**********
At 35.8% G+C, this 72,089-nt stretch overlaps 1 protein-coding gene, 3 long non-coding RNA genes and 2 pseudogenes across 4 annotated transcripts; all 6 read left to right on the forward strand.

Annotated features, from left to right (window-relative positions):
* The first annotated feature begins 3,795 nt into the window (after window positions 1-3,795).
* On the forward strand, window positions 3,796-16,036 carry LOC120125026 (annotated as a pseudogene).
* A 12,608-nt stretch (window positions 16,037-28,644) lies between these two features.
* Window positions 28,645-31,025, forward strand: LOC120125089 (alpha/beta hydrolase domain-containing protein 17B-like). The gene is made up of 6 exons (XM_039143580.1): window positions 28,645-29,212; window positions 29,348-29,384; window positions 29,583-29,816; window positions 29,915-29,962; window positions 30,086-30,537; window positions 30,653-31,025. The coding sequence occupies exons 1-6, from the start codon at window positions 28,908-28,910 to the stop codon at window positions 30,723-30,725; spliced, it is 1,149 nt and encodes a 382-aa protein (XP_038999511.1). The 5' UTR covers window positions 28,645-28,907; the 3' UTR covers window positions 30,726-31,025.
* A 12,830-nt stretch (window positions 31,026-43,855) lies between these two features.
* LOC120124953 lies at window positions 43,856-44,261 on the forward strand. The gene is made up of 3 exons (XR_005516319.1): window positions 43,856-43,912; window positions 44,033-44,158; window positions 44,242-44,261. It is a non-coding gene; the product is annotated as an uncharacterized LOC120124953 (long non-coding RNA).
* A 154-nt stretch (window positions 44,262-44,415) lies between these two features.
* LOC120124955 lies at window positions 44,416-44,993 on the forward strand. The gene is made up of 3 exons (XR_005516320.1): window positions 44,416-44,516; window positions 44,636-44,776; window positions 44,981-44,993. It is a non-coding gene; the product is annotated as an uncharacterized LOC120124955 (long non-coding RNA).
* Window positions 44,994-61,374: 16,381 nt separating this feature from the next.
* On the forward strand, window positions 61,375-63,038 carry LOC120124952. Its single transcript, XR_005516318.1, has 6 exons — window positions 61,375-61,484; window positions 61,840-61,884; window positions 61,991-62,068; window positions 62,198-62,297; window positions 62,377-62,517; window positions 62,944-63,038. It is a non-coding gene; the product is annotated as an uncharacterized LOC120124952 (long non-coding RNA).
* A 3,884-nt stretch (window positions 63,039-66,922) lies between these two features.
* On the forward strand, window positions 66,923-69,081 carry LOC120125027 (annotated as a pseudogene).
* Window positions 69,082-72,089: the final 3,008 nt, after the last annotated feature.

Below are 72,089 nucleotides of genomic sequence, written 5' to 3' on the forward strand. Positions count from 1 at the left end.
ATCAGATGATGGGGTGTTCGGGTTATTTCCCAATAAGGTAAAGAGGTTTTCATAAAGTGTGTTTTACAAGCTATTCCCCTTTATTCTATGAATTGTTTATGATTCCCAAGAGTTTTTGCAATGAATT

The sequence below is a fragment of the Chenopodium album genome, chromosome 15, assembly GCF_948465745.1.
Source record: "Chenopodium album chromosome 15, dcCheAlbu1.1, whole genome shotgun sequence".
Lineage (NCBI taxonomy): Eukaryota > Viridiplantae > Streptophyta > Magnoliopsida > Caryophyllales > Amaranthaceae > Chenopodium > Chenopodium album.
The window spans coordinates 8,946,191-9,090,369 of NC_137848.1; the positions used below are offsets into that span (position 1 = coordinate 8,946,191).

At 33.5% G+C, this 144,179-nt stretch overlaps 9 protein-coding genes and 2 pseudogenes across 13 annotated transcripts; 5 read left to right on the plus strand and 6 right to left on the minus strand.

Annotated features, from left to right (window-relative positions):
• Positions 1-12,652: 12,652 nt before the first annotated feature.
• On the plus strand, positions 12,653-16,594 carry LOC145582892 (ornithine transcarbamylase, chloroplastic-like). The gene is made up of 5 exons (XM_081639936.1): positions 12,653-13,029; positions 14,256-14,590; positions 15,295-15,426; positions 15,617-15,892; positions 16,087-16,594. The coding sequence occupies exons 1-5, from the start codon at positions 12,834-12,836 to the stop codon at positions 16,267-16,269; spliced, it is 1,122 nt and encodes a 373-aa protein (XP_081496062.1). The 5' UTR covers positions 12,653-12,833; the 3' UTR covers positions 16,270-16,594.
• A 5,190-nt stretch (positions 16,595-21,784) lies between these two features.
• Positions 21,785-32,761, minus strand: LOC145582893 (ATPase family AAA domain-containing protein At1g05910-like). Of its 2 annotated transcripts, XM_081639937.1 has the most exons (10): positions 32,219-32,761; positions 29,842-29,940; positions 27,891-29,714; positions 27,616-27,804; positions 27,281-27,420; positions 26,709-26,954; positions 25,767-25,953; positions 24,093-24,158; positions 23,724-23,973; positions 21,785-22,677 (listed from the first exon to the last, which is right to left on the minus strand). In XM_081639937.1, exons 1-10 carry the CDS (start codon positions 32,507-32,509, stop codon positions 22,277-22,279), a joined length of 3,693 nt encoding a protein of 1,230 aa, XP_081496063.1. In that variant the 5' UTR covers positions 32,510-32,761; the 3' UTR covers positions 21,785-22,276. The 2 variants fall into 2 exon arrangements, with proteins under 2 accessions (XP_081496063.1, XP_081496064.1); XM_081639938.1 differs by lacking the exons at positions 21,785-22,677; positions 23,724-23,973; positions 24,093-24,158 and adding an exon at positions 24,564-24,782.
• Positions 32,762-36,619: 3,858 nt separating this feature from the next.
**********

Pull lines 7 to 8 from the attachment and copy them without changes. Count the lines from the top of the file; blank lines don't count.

* A 12,830-nt stretch (window positions 31,026-43,855) lies between these two features.
* LOC120124953 lies at window positions 43,856-44,261 on the forward strand. The gene is made up of 3 exons (XR_005516319.1): window positions 43,856-43,912; window positions 44,033-44,158; window positions 44,242-44,261. It is a non-coding gene; the product is annotated as an uncharacterized LOC120124953 (long non-coding RNA).